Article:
The failure of the tree behind 18 green was a terrible loss but did open up the clubhouse putting green to full sun exposure in the critical morning hours.  This practice putting green has never looked so good.  Please utilize this green for putting, chipping, and pitching.
Our team is finishing the sod installation behind 18 green today.  The mulch bed and fescue under the large Willow Oak have now been replaced with TifSport bermudagrass.

Some people may have noticed the fox family around 10, 11 and 13 greens.  Please do not feed or disturb these animals.  We are lucky to work and play in such a natural environment.  I see heron, eagles, osprey, ducks, turtle, deer, fox, and squirrel on a daily basis.
The front entrance road has needed a facelift for some time.  Our team installed irrigation and sod along the west side of the road.  More improvements in the form of plantings will be made this fall.

The occurrence of Spring Dead Spot has been high this year.  Cooler weather has slowed recovery especially on the teeing grounds at #17 and the approach to #16 green.  This area, in my opinion, is the worst on the golf course.  Fertility applications and cultural practices are ongoing to speed recovery.  In the past, our fungicide options have been limited due to cost.  This year, we will be making a split application of a fungicide to prevent the occurrence of spring dead spot next year.  We should still see these areas in the first year but recovery should be much faster and by the second year of applications, the affects of spring dead spot should be limited by 60-85%.  Last year, we used the front half of #16 fairway as a test plot and sprayed three different applications of fungicide in the fall when the disease is active.  We have seen a great reduction of spring dead spot and very fast recovery on this area.  We also learned a lot about application timing, rates, and method.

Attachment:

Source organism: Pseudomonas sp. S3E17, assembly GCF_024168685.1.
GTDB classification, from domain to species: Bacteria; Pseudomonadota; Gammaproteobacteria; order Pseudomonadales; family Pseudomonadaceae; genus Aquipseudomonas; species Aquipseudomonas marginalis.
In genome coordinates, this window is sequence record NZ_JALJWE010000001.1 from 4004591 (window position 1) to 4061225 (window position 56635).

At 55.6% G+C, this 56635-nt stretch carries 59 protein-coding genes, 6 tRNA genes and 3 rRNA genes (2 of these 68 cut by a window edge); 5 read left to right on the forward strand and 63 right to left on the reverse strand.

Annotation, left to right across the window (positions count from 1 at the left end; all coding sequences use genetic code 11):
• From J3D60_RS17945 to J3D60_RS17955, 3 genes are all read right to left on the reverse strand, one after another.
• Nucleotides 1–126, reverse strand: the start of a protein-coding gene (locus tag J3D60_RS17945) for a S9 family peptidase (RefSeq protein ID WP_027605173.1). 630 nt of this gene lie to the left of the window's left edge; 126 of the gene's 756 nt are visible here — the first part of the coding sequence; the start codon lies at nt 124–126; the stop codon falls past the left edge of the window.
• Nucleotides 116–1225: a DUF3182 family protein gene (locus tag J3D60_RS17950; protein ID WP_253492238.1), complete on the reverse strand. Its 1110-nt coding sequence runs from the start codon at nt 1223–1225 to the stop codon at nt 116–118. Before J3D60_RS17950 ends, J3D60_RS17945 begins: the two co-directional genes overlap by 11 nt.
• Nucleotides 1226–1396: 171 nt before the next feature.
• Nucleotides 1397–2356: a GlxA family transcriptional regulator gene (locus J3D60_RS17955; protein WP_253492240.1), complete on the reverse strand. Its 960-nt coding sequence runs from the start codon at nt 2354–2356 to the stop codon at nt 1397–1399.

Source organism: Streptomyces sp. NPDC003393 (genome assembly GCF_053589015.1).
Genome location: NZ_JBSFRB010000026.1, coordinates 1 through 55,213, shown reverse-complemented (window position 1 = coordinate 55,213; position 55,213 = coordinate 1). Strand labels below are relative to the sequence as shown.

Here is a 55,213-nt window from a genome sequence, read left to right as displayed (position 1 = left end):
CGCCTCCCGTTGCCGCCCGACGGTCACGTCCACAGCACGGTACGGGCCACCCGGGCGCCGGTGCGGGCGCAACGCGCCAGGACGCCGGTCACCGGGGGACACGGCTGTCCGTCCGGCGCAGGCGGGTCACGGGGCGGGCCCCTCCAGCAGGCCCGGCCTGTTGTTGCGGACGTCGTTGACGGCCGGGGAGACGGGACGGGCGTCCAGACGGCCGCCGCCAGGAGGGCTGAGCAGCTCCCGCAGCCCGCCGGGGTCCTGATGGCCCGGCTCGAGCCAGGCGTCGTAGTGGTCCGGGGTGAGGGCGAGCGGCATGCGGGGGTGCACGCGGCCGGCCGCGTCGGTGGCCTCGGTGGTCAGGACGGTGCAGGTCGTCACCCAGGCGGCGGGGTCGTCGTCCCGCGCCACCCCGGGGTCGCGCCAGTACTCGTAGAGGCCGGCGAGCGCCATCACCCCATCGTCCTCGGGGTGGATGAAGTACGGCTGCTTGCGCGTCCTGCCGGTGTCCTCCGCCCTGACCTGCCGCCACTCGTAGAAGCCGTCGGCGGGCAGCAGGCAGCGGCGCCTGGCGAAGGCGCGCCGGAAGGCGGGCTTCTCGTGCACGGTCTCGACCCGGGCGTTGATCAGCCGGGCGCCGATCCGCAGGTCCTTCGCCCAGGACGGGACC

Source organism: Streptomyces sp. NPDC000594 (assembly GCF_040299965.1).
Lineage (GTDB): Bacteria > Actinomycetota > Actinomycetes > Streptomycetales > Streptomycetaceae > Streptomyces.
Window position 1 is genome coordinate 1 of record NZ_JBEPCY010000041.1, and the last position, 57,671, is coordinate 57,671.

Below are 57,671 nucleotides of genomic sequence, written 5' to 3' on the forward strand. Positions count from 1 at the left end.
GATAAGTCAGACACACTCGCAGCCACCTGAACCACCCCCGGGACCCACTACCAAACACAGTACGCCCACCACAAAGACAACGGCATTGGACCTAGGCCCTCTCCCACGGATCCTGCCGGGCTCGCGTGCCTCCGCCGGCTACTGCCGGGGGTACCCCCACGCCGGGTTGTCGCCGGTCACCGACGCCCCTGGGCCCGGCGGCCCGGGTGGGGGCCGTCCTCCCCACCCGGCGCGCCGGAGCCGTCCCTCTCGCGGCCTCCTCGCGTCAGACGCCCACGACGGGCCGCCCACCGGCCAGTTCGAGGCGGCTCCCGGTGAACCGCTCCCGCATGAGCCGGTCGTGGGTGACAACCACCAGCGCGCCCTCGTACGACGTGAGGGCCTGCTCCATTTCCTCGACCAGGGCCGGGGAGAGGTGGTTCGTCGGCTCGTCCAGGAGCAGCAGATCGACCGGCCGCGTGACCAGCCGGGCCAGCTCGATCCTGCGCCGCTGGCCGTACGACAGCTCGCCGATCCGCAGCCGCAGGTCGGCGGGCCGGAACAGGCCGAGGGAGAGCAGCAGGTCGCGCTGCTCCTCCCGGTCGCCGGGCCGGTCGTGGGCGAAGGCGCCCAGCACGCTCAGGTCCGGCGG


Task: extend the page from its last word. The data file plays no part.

Spring Dead Spot on 17 tee
You can still see the presence of spring dead spot in #16 fairway where we sprayed fungicides.   These areas are fewer and further apart and are recovering very quickly compared to untreated areas.  Another round of applications this fall should come close to eliminating the issue.  This was by far our worst area last year.
We are also changing one of our fertility applications this year to an organic product that should have long term benefits for the soil to help ward off disease.  When we apply the fungicides, we will also apply a wetting agent to help maintain soil moisture throughout the fall.  One observation that we have made and talked to the USGA about is the occurrence of spring dead spot on high areas and our sand based tees.  These areas are obviously drier.  From talking to researchers and the USGA, no real research has been done about why this is so, but my hope is that maintaining soil moisture will help reduce the occurrence of Spring Dead Spot.  We will have check plots without wetting agent to test this theory.  These practices, performed over multiple seasons, should help eliminate spring dead spot. 

Rooting on our putting greens has been much improved since last year due to an aggressive drill and fill and DryJect program.  Fans around greens as well as proper management practices have helped promote dense, healthy rooting and push the roots deeper.  Getting more sand into the rootzone at different depths has given the roots somewhere to grow.  We will be expanding our cultural practices over the next year to incorporate more sand and at different depths.  The evidence has been astounding, especially in drill and fill holes.  Our methods are obviously working and deeper roots will lead to healthier turf.
Darin Brevard, our new USGA Agronomist noted the great rooting in the greens during his Spring visit. 
These roots came out of the first green when we installed a new TurfGuard soil sensor.
These roots were pouring out of a cup cutter on #11 green.  This is obviously where we have a drill and fill hole.  These roots are dense and healthy down to a depth of about 9 inches.
Another example of great rooting in a drill and fill hole on #16.  We will perform more drill and fill as well as deep tine aeration moving forward.  We will not be drill and filling greens in the fall due to the disruption to the putting surface that this process creates.  We will be DryJecting and core aerating the greens with minimal disruption.

Have a great weekend,

Jordan Booth